The BBC have today released promotional pictures for Stephen Fry’s new documentary The Not So Secret Life of the Manic Depressive: 10 Years On a sequel to his 2006 series about manic depression. The documentary will air on the 15th of February on BBC One from 9:00pm to 10:00pm. More promotional pictures and an indepth synopsis of the documentary can be found below:
Ten years since Stephen Fry’s The Secret Life Of The Manic Depressive started a national conversation about mental health, The Not So Secret Life Of the Manic Depressive: 10 Years On looks at the experiences of Stephen and others with bipolar (as it is now called) now.
As a society, do we need to do more for those with the illness? Is the treatment better? Has the stigma reduced?
In the new film we see how different people of all ages deal with bipolar: we meet Alika, whose manic episode on the London Underground became a YouTube sensation – damning evidence that the stigma of mental illness isn’t diminishing quickly enough; Scott, who is battling to hold down his job as a chef and his role as a husband and father, but whose early attempts to control his bipolar with medication caused intolerable side-effects; and Rachel, whose first manic episode at age 19 led to life-changing injuries when she believed she could fly, leaving her in a wheelchair.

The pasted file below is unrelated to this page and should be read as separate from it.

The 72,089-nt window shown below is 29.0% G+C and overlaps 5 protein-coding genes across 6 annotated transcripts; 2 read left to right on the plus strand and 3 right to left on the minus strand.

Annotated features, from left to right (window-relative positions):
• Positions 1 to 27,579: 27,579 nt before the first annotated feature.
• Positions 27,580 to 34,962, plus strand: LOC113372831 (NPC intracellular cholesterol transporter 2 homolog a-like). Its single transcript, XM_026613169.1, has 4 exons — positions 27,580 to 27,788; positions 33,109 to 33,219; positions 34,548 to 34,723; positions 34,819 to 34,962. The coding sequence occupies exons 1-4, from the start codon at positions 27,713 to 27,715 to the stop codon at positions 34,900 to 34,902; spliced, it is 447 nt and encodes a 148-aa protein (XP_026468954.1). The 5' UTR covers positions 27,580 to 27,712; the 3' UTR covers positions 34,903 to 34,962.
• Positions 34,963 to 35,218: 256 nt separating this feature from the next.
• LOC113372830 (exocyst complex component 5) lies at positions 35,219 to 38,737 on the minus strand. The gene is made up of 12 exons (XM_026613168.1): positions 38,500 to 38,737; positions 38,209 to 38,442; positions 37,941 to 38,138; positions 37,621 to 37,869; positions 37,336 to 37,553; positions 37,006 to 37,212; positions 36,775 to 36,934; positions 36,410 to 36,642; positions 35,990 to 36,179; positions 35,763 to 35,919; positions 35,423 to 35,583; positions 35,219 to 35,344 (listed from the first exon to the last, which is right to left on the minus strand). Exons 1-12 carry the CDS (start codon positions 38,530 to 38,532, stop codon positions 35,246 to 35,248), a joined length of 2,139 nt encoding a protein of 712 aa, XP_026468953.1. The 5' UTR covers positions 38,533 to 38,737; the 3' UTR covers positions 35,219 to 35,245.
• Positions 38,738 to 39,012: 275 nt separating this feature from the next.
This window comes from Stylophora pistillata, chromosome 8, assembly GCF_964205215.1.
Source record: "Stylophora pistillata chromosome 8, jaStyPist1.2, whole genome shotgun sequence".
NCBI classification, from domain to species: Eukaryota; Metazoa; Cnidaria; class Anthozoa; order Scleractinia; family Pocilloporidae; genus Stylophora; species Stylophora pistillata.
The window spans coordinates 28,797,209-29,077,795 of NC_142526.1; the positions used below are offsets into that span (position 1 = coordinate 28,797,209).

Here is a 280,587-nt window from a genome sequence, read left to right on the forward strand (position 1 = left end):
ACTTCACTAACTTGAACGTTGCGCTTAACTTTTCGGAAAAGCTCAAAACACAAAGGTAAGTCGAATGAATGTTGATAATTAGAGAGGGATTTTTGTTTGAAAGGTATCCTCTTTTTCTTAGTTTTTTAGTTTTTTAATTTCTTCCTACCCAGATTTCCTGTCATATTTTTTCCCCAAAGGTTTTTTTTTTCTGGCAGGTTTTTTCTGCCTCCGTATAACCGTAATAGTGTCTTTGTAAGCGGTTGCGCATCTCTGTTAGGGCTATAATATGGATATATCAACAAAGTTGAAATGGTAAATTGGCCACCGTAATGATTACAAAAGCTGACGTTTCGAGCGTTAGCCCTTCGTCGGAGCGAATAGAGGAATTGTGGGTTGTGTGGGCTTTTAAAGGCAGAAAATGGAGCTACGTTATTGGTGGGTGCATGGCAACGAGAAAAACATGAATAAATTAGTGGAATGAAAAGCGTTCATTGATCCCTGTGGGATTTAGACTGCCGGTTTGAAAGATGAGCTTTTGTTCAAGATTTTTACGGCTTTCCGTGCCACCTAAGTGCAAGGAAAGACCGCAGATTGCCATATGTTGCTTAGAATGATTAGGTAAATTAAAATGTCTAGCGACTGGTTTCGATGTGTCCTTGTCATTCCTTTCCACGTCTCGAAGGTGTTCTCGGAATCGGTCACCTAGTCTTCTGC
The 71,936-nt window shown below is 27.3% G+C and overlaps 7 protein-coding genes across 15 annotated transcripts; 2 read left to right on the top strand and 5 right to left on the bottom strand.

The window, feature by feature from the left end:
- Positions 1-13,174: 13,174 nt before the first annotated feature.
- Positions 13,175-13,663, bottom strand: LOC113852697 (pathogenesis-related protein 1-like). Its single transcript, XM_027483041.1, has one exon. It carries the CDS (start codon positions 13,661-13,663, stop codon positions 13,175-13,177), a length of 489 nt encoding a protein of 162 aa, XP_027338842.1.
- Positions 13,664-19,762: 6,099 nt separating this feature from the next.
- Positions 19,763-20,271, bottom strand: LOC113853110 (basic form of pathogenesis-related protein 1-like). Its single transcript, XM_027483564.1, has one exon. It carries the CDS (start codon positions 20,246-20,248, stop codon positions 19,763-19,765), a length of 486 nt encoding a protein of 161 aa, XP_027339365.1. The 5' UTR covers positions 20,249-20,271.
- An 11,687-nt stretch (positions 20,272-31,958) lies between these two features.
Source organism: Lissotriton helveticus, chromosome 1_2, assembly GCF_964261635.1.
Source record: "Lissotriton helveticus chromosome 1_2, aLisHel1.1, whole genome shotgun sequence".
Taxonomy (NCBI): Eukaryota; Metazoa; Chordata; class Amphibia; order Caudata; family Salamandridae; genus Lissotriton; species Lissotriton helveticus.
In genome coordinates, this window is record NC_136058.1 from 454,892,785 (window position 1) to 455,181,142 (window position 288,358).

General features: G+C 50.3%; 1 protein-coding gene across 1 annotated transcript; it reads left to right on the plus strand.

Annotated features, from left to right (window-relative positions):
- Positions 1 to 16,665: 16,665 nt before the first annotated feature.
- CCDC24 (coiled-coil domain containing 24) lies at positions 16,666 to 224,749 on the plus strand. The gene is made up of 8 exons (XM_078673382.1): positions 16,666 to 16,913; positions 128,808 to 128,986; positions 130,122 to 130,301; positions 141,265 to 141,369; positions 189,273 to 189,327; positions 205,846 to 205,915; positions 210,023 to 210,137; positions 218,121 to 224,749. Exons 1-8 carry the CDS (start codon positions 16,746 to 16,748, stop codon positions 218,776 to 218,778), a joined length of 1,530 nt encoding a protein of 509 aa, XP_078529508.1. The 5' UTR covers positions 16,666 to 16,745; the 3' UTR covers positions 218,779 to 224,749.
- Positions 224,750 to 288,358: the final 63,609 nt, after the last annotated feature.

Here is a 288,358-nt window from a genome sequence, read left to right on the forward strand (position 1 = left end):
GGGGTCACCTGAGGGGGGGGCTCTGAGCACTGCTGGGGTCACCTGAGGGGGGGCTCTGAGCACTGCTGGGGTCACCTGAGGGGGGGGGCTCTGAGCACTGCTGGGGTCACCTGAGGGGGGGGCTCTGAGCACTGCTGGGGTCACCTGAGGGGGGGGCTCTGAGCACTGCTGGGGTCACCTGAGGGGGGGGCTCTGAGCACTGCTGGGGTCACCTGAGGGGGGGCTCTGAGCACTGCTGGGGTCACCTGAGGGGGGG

And we return to meet Cordelia who featured in the original series, an academic high-achiever struggling to find a place for herself in the world. Now in her 30s, Cordelia is still battling with bipolar so powerful that it eclipses even the cancer she is dying from.
Interviews with Stephen Fry give a privileged insight into what living with bipolar really means: he talks about the time he attempted suicide when he was filming in Uganda in 2012; how his busy lifestyle exacerbates his condition and the moment he realised his condition couldn’t be cured, but only managed.
Stephen is now the president of Mind. Looking at the changes of the past decade, he finds cause for optimism in the increased awareness of bipolar, especially among the young. And the film gives a powerful insight into what it meant to live with bipolar in the past, what it means in the present and – most significantly for the contributors – in the future.
With thanks to BBC Media.